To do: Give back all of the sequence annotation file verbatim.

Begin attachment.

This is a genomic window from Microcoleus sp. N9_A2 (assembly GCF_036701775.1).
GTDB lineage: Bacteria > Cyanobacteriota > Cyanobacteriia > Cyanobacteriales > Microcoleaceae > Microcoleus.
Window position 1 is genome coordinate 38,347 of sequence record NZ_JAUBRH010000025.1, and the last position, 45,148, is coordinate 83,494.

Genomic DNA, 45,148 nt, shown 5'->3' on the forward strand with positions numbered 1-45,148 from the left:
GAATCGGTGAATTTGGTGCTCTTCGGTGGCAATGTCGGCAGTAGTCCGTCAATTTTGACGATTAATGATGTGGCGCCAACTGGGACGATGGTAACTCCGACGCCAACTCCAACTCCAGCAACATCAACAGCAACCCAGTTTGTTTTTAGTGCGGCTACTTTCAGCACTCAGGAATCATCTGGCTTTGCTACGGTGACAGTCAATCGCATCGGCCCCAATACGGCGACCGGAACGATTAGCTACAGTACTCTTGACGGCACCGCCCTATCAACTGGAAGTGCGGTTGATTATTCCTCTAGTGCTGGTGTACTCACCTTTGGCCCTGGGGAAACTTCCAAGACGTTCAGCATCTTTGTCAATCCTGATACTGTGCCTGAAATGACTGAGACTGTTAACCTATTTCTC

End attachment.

This is a genomic window from Microcoleus sp. N9_A2 (assembly GCF_036701775.1).
GTDB lineage: Bacteria > Cyanobacteriota > Cyanobacteriia > Cyanobacteriales > Microcoleaceae > Microcoleus.
Window position 1 is genome coordinate 38,347 of sequence record NZ_JAUBRH010000025.1, and the last position, 45,148, is coordinate 83,494.

Genomic DNA, 45,148 nt, shown 5'->3' on the forward strand with positions numbered 1-45,148 from the left:
GAATCGGTGAATTTGGTGCTCTTCGGTGGCAATGTCGGCAGTAGTCCGTCAATTTTGACGATTAATGATGTGGCGCCAACTGGGACGATGGTAACTCCGACGCCAACTCCAACTCCAGCAACATCAACAGCAACCCAGTTTGTTTTTAGTGCGGCTACTTTCAGCACTCAGGAATCATCTGGCTTTGCTACGGTGACAGTCAATCGCATCGGCCCCAATACGGCGACCGGAACGATTAGCTACAGTACTCTTGACGGCACCGCCCTATCAACTGGAAGTGCGGTTGATTATTCCTCTAGTGCTGGTGTACTCACCTTTGGCCCTGGGGAAACTTCCAAGACGTTCAGCATCTTTGTCAATCCTGATACTGTGCCTGAAATGACTGAGACTGTTAACCTATTTCTC